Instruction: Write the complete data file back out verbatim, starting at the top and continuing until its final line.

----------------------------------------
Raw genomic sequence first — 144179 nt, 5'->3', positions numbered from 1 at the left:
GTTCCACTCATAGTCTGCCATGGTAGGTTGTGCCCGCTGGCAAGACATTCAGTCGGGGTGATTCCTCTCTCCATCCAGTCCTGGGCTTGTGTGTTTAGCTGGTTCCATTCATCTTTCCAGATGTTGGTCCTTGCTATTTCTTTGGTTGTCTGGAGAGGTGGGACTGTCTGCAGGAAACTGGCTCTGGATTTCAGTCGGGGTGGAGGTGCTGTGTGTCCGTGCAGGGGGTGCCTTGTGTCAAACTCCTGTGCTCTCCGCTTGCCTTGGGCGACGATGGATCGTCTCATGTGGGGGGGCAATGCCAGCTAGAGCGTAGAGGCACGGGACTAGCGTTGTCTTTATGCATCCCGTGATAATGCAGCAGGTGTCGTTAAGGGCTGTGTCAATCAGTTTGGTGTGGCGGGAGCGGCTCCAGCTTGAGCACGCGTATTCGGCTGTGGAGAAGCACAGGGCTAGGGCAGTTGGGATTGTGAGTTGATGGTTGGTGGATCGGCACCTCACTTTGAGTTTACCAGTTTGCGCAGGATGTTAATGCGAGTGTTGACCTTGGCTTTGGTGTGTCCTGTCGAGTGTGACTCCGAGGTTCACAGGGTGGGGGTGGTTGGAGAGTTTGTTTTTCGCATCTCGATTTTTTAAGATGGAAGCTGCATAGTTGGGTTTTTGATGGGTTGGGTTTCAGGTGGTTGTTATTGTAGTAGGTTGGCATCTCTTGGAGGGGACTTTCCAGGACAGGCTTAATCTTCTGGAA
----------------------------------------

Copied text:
Raw genomic sequence first — 144179 nt, 5'->3', positions numbered from 1 at the left:
GTTCCACTCATAGTCTGCCATGGTAGGTTGTGCCCGCTGGCAAGACATTCAGTCGGGGTGATTCCTCTCTCCATCCAGTCCTGGGCTTGTGTGTTTAGCTGGTTCCATTCATCTTTCCAGATGTTGGTCCTTGCTATTTCTTTGGTTGTCTGGAGAGGTGGGACTGTCTGCAGGAAACTGGCTCTGGATTTCAGTCGGGGTGGAGGTGCTGTGTGTCCGTGCAGGGGGTGCCTTGTGTCAAACTCCTGTGCTCTCCGCTTGCCTTGGGCGACGATGGATCGTCTCATGTGGGGGGGCAATGCCAGCTAGAGCGTAGAGGCACGGGACTAGCGTTGTCTTTATGCATCCCGTGATAATGCAGCAGGTGTCGTTAAGGGCTGTGTCAATCAGTTTGGTGTGGCGGGAGCGGCTCCAGCTTGAGCACGCGTATTCGGCTGTGGAGAAGCACAGGGCTAGGGCAGTTGGGATTGTGAGTTGATGGTTGGTGGATCGGCACCTCACTTTGAGTTTACCAGTTTGCGCAGGATGTTAATGCGAGTGTTGACCTTGGCTTTGGTGTGTCCTGTCGAGTGTGACTCCGAGGTTCACAGGGTGGGGGTGGTTGGAGAGTTTGTTTTTCGCATCTCGATTTTTTAAGATGGAAGCTGCATAGTTGGGTTTTTGATGGGTTGGGTTTCAGGTGGTTGTTATTGTAGTAGGTTGGCATCTCTTGGAGGGGACTTTCCAGGACAGGCTTAATCTTCTGGAA